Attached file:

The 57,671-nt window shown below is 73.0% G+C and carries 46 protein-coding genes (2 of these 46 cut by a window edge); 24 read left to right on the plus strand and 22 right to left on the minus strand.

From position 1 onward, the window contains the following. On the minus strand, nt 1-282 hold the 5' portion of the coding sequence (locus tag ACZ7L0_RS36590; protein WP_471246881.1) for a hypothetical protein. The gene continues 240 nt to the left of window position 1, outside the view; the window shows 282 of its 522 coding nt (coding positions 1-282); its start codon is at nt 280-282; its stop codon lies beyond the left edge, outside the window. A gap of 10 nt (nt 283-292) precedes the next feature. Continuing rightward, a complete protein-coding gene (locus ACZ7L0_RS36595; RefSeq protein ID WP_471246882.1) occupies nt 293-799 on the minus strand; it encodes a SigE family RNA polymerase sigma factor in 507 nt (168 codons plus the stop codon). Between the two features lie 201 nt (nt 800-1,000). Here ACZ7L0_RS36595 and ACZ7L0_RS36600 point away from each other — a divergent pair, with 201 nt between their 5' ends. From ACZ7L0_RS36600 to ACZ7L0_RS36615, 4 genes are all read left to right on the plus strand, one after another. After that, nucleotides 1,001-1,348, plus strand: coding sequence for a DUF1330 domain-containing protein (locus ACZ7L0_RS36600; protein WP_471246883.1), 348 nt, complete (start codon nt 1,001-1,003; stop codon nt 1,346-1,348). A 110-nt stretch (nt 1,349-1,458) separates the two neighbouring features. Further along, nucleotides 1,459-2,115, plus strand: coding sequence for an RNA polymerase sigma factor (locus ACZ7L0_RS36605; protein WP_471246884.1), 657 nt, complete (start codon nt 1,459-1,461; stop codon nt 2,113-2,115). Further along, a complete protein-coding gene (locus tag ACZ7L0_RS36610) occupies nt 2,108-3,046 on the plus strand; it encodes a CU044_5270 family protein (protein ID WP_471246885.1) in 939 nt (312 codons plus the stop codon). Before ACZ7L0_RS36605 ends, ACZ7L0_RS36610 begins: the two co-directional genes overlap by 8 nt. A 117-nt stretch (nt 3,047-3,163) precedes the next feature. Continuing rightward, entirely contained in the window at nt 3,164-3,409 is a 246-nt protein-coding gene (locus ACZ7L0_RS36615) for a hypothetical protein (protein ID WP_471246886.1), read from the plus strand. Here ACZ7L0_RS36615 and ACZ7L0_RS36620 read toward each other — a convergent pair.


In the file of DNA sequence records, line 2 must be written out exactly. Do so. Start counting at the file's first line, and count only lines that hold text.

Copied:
From position 1 onward, the window contains the following. On the minus strand, nt 1-282 hold the 5' portion of the coding sequence (locus tag ACZ7L0_RS36590; protein WP_471246881.1) for a hypothetical protein. The gene continues 240 nt to the left of window position 1, outside the view; the window shows 282 of its 522 coding nt (coding positions 1-282); its start codon is at nt 280-282; its stop codon lies beyond the left edge, outside the window. A gap of 10 nt (nt 283-292) precedes the next feature. Continuing rightward, a complete protein-coding gene (locus ACZ7L0_RS36595; RefSeq protein ID WP_471246882.1) occupies nt 293-799 on the minus strand; it encodes a SigE family RNA polymerase sigma factor in 507 nt (168 codons plus the stop codon). Between the two features lie 201 nt (nt 800-1,000). Here ACZ7L0_RS36595 and ACZ7L0_RS36600 point away from each other — a divergent pair, with 201 nt between their 5' ends. From ACZ7L0_RS36600 to ACZ7L0_RS36615, 4 genes are all read left to right on the plus strand, one after another. After that, nucleotides 1,001-1,348, plus strand: coding sequence for a DUF1330 domain-containing protein (locus ACZ7L0_RS36600; protein WP_471246883.1), 348 nt, complete (start codon nt 1,001-1,003; stop codon nt 1,346-1,348). A 110-nt stretch (nt 1,349-1,458) separates the two neighbouring features. Further along, nucleotides 1,459-2,115, plus strand: coding sequence for an RNA polymerase sigma factor (locus ACZ7L0_RS36605; protein WP_471246884.1), 657 nt, complete (start codon nt 1,459-1,461; stop codon nt 2,113-2,115). Further along, a complete protein-coding gene (locus tag ACZ7L0_RS36610) occupies nt 2,108-3,046 on the plus strand; it encodes a CU044_5270 family protein (protein ID WP_471246885.1) in 939 nt (312 codons plus the stop codon). Before ACZ7L0_RS36605 ends, ACZ7L0_RS36610 begins: the two co-directional genes overlap by 8 nt. A 117-nt stretch (nt 3,047-3,163) precedes the next feature. Continuing rightward, entirely contained in the window at nt 3,164-3,409 is a 246-nt protein-coding gene (locus ACZ7L0_RS36615) for a hypothetical protein (protein ID WP_471246886.1), read from the plus strand. Here ACZ7L0_RS36615 and ACZ7L0_RS36620 read toward each other — a convergent pair.